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Re: VMs: The Gibberish Movement


well, I have  great news: using Rugg's informal logic, I  took his  article and sifted  it through the grill  - and  guess what: I'v  got VM's lookelike!  So you see, he is right, one can use any gibberish, including  his own. 

Noticing I am onto something, I took the other, completely random gibberish, used again  the same   method and guess  what? I got Rugg's lookelike article!   Now we know where he gets his  ideas!

P.S. From his modified page I noticed  he must be reading this list - so here si  looking at you,  kid!
=======  You wrote:  
>	Crap sells - look at all those tabloids that people keep buying. Rugg and
>these guys have simply managed to start a Gibberish Movement in scientific
>and linguistic circles to boost the lagging sales of what may have once been
>quality publications. The publishers lap this up because it is controversial
>and because they expect the insulted communities to respond with more
>material for them to publish.
>	Controversy can be seen as 'freedom of expression'. Everyone has a right to
>publish crap that isn't based on anything more than speculation about why
>nobody has yet figured out the puzzles. Hieroglyphics were 'meaningless' for
>a very long time as well and plenty of medieval Ruggs & Company would have
>existed along the way to denounce the Egyptian civilization as being
>literate as well.
>	This approach to 'solving' problems can certainly get names in the papers
>and get communities of interest a little riled up without making much of a
>	It's all gibberish. Anything that can't be understood by the modern
>researcher must be gibberish - now to prove it, all I have to do is say:
>'This stuff is gibberish.'
>Oh.. some supporting 'evidence'
>- well, there are very few artefacts to prove it was a language - so it
>can't be.
>- the character sets don't seem to translate into anything anyone can really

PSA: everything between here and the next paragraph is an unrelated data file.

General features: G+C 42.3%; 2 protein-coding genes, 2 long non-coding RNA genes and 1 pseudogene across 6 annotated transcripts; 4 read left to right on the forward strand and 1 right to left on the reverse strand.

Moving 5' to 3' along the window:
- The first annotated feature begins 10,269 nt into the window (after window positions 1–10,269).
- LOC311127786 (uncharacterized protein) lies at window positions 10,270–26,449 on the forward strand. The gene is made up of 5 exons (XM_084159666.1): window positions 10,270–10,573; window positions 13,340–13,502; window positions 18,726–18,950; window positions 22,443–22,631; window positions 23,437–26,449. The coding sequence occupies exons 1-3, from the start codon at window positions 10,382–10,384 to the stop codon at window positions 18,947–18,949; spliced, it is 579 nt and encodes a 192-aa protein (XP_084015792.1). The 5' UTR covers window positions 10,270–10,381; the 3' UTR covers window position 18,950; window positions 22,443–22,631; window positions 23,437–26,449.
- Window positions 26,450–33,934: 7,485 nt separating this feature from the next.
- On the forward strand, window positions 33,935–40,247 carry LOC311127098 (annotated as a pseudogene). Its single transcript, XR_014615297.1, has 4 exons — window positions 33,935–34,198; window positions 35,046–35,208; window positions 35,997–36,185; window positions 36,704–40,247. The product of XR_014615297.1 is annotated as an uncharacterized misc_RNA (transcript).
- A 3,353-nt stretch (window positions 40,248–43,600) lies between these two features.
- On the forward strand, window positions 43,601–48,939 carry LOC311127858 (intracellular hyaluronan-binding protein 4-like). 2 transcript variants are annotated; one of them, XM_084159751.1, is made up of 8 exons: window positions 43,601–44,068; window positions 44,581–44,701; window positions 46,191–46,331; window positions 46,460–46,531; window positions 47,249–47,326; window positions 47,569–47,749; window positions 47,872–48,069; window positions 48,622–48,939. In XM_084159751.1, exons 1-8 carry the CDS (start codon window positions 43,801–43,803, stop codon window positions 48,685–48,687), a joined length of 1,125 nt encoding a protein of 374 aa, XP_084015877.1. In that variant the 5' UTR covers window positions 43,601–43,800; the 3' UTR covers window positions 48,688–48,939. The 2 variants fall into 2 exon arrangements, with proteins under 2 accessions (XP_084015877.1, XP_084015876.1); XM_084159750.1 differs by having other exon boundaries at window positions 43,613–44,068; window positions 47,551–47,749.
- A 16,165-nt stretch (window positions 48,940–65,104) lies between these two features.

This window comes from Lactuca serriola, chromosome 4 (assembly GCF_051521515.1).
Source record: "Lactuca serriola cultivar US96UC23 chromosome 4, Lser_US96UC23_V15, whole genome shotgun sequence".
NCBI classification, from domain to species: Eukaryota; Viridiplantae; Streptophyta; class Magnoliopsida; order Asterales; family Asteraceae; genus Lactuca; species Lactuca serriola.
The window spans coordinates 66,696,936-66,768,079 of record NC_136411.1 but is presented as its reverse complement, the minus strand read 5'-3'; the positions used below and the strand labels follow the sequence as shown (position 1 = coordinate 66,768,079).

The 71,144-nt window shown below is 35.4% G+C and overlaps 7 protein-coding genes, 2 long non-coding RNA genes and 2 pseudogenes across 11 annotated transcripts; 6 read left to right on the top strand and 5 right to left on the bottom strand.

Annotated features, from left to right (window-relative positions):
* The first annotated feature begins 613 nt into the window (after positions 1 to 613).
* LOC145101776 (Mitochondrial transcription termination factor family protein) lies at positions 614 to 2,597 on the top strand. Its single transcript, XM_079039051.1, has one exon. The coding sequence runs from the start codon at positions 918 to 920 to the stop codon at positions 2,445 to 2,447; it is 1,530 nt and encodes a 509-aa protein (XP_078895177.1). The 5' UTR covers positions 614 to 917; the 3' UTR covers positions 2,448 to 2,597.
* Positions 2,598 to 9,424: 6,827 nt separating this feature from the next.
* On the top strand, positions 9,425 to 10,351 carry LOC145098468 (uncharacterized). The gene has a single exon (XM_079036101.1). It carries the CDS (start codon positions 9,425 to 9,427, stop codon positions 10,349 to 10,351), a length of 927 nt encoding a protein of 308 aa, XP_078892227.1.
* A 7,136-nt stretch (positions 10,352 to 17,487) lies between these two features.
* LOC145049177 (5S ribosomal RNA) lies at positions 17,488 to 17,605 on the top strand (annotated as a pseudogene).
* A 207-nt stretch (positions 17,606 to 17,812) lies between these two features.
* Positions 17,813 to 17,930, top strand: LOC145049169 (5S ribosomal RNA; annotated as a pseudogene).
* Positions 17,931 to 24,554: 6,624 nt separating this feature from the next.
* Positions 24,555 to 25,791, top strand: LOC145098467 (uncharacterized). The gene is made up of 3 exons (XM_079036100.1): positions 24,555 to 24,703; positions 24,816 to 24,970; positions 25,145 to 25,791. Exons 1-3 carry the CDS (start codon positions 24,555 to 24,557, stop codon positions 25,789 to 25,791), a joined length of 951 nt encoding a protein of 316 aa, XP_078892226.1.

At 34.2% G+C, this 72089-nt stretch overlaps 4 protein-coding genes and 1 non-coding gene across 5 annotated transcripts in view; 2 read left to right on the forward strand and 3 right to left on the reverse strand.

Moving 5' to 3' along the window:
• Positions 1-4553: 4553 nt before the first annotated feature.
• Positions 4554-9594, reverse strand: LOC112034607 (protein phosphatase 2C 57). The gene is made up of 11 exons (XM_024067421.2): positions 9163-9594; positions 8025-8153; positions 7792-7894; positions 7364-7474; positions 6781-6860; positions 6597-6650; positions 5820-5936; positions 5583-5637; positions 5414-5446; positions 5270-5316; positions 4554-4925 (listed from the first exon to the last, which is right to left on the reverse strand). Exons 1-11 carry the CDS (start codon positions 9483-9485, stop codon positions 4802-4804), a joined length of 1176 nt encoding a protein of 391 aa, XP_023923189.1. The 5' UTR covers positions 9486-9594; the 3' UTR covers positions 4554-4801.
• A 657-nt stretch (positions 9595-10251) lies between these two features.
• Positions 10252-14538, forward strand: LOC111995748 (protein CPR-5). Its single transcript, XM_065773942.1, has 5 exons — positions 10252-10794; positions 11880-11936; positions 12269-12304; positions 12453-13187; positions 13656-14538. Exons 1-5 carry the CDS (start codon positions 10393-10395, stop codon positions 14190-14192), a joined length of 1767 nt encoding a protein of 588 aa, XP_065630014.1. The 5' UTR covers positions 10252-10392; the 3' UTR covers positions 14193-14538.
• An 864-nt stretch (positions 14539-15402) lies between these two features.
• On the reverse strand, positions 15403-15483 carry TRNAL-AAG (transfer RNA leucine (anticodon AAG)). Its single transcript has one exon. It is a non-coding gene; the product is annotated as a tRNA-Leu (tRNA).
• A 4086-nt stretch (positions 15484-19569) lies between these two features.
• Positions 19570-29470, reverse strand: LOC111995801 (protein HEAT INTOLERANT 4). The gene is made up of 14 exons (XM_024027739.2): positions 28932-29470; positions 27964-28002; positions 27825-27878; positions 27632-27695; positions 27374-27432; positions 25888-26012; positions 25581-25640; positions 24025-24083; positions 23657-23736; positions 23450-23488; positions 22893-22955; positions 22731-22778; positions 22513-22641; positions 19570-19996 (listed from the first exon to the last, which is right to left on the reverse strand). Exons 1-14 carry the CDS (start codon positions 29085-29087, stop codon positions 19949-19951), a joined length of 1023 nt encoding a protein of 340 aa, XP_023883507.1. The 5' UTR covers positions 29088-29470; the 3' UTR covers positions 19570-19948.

>decipher, especially
>if we can't all agree on how many characters there are. - so they can't
>equate to 'text-based' characters.
>- let's toss in 'magic' because readers like that word. They script is
>probably just sporadic/random
>supposedly magical characters to support a hoax or because society believed
>the symbols would protect them.
>- The Indus Gibberish Movement didn't follow Rugg's approach to show how
>they could create garbled
>nonsense by randomly writing down symbols that appear on other fragments and
>declaring 'Voila - I have proven
>how this is Gibberish'.
>- Lastly, I publish this in an 'academically' driven media and it is
>suddenly accepted as worthy of consideration. Hmmm... I can't read it,
>therefore it doesn't exist.
>	John.
>-----Original Message-----
>From: owner-vms-list@xxxxxxxxxxx [mailto:owner-vms-list@xxxxxxxxxxx]On
>Behalf Of Nick Pelling
>Sent: Sunday, December 19, 2004 6:57 AM
>To: vms-list@xxxxxxxxxxx
>Subject: Re: VMs: O.T.: The Indus Script--Write or Wrong? (Science)
>Hi everyone,
>IMHO the simplest possible Indus hypothesis would be that the script is
>simply a set of competing numbering systems. Please excuse my ignorance,
>but has this been tested?
>Cheers, .....Nick Pelling.....
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